Impoverishment Knocks Out Philadelphia’s Strides For Greatness
The recent ceremony in North Philadelphia renaming a portion of Glenwood Avenue in honor of legendary heavyweight boxing champion Joe Frazier was a salient step in pushing back on a profound poverty that permeates the city.
The recent ceremony in North Philadelphia renaming a portion of Glenwood Avenue in honor of legendary heavyweight boxing champion Joe Frazier was a salient step in pushing back on a profound poverty that permeates the city ‘Smokin’ Joe’ loved so much.
Joe Frazier held the title of undisputed heavyweight champion of the world from 1970-1973. That highlighted his ring career where he pounded his way to a record of 32-4-1 with 27 knockouts. Frazier’s ring battles with Muhammad Ali still captivate millions around the world
Philadelphia also has an undisputed title: that of the poorest city among America’s ten largest cities. Twenty-six percent of Philly’s 1.5-million residents live in poverty.
The recently released “Philadelphia 2018: The State of the City” report from the PEW Charitable Trusts noted how nearly half of Philadelphia’s poor residents live in “deep poverty” where families of one adult and two children subsist on less than $10,000 per year.
That PEW report listed Philadelphia poverty rates as 38 percent for Hispanics, 31 percent for blacks, 23 percent for Asians and 15 percent for whites.
Yes, too many Philadelphians are structurally impoverished.
"The poverty that received a well overdue punch in the face at the Frazier ceremony is a poverty of spirit that permeates Philadelphia"
However, that push back on poverty that occurred during the dedication of ‘Smokin Joe Frazier Boulevard near the North Broad Street building that housed Frazier’s famous boxer training gym had nothing to do with the traditional understandings of poverty as living with a severe lack of money.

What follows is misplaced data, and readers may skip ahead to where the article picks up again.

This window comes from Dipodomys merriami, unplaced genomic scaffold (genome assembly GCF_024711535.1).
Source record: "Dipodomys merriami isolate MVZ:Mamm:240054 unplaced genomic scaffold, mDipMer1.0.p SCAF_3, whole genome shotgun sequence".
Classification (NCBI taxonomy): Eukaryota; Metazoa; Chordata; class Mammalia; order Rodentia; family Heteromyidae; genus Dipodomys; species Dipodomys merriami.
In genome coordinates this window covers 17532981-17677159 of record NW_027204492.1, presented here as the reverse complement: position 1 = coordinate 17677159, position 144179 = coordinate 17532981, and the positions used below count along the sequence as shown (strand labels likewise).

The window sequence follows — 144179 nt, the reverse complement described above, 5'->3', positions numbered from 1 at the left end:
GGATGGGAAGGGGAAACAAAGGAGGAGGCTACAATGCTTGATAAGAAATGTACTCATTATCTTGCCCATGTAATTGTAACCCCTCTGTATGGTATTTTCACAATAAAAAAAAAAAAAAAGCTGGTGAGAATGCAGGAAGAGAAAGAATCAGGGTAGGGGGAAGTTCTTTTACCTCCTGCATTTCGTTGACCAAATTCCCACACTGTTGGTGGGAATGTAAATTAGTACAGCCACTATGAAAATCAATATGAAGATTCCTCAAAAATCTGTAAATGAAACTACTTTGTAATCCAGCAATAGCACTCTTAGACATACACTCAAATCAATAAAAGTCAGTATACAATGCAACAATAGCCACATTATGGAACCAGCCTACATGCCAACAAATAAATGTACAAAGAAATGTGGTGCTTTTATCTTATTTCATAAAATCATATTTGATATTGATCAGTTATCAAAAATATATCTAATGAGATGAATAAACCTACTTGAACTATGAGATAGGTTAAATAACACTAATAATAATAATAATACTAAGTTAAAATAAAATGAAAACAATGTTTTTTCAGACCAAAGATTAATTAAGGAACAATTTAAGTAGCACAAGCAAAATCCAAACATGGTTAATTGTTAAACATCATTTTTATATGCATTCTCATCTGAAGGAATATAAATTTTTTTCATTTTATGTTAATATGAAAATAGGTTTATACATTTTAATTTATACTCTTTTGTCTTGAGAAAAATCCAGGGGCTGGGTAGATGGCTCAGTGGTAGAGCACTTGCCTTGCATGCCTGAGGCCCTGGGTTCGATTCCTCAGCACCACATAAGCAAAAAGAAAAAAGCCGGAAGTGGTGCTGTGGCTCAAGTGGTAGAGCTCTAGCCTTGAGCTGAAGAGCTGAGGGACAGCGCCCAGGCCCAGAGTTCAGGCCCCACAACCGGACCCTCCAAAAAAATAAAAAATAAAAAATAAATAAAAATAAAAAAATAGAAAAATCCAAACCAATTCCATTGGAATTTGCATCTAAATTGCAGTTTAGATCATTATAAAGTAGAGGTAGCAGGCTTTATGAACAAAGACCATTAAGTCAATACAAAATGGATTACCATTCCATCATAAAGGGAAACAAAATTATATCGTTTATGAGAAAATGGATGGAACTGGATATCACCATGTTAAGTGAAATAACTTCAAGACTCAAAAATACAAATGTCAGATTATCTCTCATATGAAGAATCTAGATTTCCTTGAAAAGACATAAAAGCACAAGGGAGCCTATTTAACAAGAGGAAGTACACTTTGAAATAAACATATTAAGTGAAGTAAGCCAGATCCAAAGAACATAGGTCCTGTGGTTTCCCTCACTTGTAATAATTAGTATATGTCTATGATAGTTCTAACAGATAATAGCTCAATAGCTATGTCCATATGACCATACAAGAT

The poverty that received a well overdue punch in the face at the Frazier ceremony is a poverty of spirit that permeates Philadelphia. That impoverishment of spirit condemns local folks who’ve achieved so much to so often receive so little rightful recognition. Yes, too little ‘love’ from the City of Brother Love. And, for people of color, that damning lack of ‘love’ dynamic is peculiarly pronounced.
With Philadelphia having the incredible title of historically being home base for over two dozen world boxing champions in various weight classes, its long been an insult to that legacy that the boxer most identified with Philadelphia is the movie character Rocky not Philly’s real-life champion boxers like Frazier – the man who “did a lot for a lot of people” as one North Philly resident pointed out.
The Rocky statue at Philadelphia’s acclaimed Art Museum attracts thousands annually. While Philly proudly projects Rocky as part of its personality nothing comparable exists for the real champs whose accomplishments built the aura that gave validity to the Rocky plot.
Easton, Pa, a tiny town on the Delaware River 50-miles north of Philadelphia, that is 55-times smaller than Philadelphia, has long recognized its hometown hero, heavyweight boxing champion Larry Holmes, who once served as a sparring partner for Frazier.
A statue of Holmes was unveiled in Easton in 2015, located in a park along the previously named: Larry Holmes Drive.
Holmes was one of the speakers during that Frazier street naming ceremony. Holmes stressed Frazier’s inspirational importance for today’s youth: a career that exemplified achievement through hard work and belief in one’s ability to excel.